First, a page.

“This Christmas, let us acknowledge his birth but let us also give that acknowledgement its fullest meaning by recognising how Jesus lived and what he lived for. He reached out to all. Jesus fed the poor and healed the sick. He spread compassion and charity and preached love and justice. There are no finer aims than these and we can do no better than to do all we can to follow his example.
Very significant in this paragraph are two qualifiers employed: the notion of ‘fullest meaning’ and ‘finer aims’. Someone might see politics in that but that doesn’t destroy the beauty they embody. That beauty has conceptual and practical implications because there is no China Wall between the conceptual and the practical. Again, Tinubu offers something interesting here. He doesn’t make anyone the target of his analysis even as that is implied. By so doing, he is also telling us indirectly that even his own party, the APC could benefit from the beauty of reaching out to all and broadening the finer aims at stake in his discourse.
It is in relating this outline to what is on the ground that his message has any connection with the government of the day rather than in the direct sense in which media headlines represented it. He said: “The challenges that face the country are difficult ones. But we keep the hope. We must learn from the example of Jesus who faced and overcame the greatest evil. So let us unite to overcome our challenges”. He then went on to argue that: “We must support President Buhari and complement his efforts in his resolve to stimulate the economy and reposition the country. The President needs our support, understanding and prayers. We must fully break the terrorism of Boko Haram and completely put down the last vestiges of the terrorists”.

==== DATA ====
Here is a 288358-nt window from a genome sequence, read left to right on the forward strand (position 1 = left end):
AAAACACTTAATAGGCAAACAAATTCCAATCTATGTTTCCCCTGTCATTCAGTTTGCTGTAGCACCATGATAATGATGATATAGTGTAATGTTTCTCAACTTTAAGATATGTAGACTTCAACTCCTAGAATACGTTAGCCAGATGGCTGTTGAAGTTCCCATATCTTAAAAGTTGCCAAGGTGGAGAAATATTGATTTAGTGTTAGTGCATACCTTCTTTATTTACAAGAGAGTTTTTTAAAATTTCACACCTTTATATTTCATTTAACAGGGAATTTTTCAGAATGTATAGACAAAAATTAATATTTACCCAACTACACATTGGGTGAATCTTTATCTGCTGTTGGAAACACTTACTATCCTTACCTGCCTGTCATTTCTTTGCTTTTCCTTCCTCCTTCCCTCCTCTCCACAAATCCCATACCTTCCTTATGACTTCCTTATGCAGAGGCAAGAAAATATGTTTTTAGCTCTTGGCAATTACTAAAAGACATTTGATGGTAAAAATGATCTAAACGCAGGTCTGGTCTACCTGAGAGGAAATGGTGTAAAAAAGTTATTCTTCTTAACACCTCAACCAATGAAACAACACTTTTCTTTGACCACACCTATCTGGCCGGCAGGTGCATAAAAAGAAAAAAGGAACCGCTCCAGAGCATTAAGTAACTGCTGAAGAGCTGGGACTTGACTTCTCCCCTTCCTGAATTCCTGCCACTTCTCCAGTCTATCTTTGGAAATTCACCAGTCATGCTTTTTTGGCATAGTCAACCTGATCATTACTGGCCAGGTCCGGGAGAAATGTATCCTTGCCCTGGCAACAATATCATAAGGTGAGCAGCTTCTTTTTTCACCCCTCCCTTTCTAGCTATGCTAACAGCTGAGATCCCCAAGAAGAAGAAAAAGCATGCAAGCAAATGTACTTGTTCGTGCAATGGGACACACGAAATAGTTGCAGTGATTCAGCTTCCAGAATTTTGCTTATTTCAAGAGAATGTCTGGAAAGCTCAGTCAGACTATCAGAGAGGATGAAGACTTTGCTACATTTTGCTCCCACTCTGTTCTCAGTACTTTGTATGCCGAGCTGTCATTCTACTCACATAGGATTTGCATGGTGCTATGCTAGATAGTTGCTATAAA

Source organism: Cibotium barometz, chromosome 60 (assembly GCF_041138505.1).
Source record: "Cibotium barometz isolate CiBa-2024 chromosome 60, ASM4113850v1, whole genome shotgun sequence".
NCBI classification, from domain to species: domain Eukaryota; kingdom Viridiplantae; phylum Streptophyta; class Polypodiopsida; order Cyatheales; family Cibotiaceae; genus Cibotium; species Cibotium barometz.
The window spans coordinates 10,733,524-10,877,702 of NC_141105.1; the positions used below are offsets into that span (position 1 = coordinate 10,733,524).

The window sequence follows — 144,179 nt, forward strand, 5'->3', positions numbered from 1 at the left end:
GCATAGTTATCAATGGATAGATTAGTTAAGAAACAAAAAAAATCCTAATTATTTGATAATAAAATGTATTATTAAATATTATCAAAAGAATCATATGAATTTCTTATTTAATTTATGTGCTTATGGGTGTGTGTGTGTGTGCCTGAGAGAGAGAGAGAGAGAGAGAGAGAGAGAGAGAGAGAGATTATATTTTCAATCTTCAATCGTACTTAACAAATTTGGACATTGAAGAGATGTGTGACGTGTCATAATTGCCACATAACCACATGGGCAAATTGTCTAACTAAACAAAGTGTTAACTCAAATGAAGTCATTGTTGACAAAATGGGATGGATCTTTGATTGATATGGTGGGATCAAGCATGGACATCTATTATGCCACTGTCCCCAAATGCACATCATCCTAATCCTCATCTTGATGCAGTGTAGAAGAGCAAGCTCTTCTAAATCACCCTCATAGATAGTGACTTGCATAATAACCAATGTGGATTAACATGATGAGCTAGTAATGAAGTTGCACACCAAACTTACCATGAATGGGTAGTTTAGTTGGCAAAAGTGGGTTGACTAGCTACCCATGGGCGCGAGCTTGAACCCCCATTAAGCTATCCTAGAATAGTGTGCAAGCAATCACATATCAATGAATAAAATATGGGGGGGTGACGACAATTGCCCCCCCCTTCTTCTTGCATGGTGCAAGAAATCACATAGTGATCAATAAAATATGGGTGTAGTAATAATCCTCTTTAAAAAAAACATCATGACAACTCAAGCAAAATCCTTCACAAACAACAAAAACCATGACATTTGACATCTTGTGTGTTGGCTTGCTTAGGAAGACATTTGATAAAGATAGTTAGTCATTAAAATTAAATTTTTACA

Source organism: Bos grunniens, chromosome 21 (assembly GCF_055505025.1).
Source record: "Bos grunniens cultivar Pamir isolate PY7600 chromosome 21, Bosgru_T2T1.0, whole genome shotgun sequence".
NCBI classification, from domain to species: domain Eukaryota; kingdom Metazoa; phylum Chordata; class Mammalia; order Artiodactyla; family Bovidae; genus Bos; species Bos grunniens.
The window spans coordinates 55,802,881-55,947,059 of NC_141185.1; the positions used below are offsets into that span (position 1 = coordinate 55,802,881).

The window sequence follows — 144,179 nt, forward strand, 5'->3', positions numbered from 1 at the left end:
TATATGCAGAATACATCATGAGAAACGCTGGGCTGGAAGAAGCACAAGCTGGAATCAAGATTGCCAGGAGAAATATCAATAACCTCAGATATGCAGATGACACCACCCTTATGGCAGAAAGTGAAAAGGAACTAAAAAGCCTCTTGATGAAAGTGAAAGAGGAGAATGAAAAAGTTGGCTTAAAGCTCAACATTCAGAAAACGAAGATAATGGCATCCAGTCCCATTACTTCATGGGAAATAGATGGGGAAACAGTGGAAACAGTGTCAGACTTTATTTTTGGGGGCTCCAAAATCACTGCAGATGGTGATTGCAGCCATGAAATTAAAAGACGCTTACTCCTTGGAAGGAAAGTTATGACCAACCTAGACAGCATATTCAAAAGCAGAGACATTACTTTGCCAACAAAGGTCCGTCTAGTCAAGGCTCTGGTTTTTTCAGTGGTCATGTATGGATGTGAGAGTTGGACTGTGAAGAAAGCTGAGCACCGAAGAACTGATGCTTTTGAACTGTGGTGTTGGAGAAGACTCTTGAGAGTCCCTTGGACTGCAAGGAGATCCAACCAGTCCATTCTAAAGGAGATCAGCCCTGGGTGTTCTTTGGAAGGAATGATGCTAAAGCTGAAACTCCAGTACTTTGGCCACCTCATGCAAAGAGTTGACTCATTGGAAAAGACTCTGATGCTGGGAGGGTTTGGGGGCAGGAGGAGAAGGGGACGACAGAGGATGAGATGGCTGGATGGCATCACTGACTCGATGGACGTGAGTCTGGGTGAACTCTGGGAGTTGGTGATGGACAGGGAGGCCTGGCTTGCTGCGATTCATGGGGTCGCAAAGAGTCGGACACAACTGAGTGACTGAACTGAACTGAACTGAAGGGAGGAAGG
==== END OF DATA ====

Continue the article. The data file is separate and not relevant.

Then he brought in the question of prayerful solidarity with “the men in uniform who risk their lives to keep us safe and to end this scourge on the nation”, a reference to the troops in the war front the same way that the president and, before him, Atiku Abubakar, had said. It suggests that even as they prepare to slug it out in 2018/19, they still have a consensus on boosting the morale of troops. But, again, Tinubu went further by insisting that “we must do more than pray” and play the role Jesus played by giving himself for others.
Every discourse seeks power in the sense that it is either a defence of the status quo or an attack on it. Tinubu’s is no exception but he has conveyed his discourse in a more reflexive sense that it is neither an attack on the status quo nor a bullish defence of the indefensible. For a medium such as Intervention which does not operate by the binary logic of right or wrong but takes a case by case approach, it is an editorial imperative to recognise Bola Ahmed Tinubu’s discursive dexterity in this Christmas message. His 2016 or 2018 Christmas message might not have been anything to celebrate. This is one is.